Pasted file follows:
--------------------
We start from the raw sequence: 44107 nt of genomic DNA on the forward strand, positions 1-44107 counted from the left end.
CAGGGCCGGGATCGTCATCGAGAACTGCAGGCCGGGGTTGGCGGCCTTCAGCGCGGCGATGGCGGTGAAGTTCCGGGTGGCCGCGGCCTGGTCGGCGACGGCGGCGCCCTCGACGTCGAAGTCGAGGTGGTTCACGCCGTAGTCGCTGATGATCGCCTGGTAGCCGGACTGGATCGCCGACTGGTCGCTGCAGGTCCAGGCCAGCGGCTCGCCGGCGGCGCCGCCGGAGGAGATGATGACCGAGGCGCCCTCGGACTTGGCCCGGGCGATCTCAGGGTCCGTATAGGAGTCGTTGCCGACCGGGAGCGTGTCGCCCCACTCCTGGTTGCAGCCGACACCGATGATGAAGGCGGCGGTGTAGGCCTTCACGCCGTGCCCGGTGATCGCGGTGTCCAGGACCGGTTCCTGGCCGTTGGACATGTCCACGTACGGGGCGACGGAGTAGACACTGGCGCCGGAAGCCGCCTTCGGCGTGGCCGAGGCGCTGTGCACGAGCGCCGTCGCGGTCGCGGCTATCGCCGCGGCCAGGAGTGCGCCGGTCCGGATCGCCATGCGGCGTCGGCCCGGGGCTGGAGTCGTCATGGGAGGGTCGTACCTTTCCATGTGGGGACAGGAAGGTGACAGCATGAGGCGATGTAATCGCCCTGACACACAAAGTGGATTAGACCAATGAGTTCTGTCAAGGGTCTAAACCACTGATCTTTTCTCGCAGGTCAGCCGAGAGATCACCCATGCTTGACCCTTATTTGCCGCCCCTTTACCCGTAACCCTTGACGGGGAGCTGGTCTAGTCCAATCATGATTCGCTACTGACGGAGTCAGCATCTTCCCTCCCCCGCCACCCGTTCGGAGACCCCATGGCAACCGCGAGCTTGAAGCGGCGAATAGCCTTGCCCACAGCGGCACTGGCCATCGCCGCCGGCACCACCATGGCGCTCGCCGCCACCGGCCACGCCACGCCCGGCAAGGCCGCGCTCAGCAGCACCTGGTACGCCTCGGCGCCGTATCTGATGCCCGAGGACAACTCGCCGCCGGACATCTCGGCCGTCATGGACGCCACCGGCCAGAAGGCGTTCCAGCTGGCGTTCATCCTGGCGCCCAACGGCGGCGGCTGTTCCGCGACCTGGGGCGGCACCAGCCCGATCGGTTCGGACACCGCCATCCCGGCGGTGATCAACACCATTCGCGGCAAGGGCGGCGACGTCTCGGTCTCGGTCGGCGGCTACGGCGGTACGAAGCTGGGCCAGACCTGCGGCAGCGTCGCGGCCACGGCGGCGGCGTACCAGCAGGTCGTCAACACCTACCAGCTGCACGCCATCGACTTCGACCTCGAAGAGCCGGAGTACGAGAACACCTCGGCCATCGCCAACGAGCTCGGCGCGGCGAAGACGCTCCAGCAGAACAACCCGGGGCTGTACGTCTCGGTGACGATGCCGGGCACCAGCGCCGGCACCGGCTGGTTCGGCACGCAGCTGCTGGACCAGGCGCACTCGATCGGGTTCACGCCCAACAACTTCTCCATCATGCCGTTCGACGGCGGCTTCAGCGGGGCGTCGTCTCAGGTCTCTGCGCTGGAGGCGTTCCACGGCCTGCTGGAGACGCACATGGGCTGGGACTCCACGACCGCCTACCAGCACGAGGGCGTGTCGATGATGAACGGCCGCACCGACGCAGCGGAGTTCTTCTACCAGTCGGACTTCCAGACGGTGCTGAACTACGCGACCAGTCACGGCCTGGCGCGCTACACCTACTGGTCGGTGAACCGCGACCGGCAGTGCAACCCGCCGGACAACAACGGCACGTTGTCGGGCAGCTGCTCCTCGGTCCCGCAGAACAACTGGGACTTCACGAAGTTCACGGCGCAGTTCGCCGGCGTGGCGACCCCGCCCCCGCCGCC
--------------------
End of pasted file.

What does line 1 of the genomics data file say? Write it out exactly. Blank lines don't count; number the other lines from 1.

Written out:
We start from the raw sequence: 44107 nt of genomic DNA on the forward strand, positions 1-44107 counted from the left end.